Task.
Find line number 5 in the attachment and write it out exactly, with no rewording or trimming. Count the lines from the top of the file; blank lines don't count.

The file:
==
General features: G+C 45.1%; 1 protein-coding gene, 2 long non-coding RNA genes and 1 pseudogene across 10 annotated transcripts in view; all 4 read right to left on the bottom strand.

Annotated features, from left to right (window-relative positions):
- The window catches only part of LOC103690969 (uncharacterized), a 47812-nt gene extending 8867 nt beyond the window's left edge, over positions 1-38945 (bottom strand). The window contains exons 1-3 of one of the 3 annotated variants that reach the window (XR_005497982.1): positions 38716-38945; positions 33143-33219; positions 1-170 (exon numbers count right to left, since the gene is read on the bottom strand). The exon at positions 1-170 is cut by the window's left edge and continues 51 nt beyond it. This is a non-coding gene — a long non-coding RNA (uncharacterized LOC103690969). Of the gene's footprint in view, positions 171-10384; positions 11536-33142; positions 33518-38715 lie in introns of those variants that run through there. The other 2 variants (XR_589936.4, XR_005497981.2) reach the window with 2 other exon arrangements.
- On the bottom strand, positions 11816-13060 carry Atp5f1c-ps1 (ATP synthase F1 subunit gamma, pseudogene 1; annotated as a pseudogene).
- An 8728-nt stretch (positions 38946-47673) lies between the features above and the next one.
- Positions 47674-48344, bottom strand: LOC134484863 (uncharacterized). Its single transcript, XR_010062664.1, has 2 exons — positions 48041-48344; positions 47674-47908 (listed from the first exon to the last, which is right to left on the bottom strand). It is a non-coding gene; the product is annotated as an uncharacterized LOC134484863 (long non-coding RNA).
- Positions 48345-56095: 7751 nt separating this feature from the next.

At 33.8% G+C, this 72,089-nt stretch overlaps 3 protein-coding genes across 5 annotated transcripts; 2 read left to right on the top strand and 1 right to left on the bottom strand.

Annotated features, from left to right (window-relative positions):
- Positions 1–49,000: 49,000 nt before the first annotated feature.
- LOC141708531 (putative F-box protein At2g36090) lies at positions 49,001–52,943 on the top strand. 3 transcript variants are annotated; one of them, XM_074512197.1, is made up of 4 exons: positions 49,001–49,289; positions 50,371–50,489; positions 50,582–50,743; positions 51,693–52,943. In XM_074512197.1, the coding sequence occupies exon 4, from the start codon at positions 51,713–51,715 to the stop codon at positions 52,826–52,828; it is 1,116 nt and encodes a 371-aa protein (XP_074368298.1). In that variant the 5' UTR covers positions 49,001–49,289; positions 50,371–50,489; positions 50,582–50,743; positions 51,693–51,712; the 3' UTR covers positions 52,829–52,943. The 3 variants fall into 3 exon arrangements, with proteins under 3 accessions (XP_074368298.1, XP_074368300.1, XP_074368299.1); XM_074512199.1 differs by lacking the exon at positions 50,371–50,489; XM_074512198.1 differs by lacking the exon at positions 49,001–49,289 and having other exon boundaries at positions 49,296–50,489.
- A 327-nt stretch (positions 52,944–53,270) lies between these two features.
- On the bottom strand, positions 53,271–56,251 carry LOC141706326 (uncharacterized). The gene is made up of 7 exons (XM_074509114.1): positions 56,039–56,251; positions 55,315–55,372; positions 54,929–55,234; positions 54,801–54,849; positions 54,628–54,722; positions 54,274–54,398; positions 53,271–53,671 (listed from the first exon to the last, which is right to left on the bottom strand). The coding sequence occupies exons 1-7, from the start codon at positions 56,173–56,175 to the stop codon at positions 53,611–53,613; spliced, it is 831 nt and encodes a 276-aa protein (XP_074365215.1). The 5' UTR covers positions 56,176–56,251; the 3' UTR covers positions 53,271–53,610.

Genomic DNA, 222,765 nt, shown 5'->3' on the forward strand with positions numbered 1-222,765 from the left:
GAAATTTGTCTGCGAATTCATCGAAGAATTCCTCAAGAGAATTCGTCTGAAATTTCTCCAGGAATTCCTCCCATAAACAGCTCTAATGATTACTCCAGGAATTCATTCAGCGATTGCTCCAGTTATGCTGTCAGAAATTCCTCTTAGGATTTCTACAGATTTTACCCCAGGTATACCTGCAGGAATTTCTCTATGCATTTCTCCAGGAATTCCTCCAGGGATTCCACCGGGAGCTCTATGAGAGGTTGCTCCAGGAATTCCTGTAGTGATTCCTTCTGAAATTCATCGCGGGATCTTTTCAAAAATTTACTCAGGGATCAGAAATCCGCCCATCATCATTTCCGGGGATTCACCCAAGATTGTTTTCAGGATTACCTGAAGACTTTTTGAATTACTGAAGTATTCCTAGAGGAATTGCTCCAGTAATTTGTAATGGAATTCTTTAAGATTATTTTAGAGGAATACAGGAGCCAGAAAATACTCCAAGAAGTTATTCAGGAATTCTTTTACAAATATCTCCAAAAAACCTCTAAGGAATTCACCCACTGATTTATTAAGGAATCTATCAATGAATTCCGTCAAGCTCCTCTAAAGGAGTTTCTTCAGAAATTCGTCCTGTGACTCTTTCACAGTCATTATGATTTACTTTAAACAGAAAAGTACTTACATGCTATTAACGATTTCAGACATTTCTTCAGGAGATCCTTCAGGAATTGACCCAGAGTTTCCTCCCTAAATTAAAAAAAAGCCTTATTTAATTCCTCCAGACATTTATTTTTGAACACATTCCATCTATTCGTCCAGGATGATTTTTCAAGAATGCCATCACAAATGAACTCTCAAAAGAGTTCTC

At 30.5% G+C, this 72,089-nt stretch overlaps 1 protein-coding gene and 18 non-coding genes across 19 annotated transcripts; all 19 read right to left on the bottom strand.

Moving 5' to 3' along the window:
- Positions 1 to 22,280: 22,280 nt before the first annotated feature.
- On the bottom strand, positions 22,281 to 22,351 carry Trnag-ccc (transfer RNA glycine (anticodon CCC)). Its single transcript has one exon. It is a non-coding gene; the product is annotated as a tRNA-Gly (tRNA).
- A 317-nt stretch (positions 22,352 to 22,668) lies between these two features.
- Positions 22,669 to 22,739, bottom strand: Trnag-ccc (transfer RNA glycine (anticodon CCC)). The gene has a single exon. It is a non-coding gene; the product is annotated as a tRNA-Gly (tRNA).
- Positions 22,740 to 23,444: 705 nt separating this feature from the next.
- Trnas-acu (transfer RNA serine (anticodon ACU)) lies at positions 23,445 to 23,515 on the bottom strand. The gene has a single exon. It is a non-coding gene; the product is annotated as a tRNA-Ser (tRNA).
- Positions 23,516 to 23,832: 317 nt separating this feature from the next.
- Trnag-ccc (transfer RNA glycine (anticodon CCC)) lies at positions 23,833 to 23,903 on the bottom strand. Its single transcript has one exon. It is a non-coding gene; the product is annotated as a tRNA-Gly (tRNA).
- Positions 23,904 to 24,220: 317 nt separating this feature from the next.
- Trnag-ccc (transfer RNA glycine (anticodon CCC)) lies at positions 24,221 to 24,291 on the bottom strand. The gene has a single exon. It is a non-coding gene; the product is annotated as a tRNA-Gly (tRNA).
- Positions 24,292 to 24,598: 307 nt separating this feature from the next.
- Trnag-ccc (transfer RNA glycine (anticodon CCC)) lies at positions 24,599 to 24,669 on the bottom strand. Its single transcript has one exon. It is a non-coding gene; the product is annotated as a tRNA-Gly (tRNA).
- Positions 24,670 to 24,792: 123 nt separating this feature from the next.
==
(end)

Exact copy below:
- An 8728-nt stretch (positions 38946-47673) lies between the features above and the next one.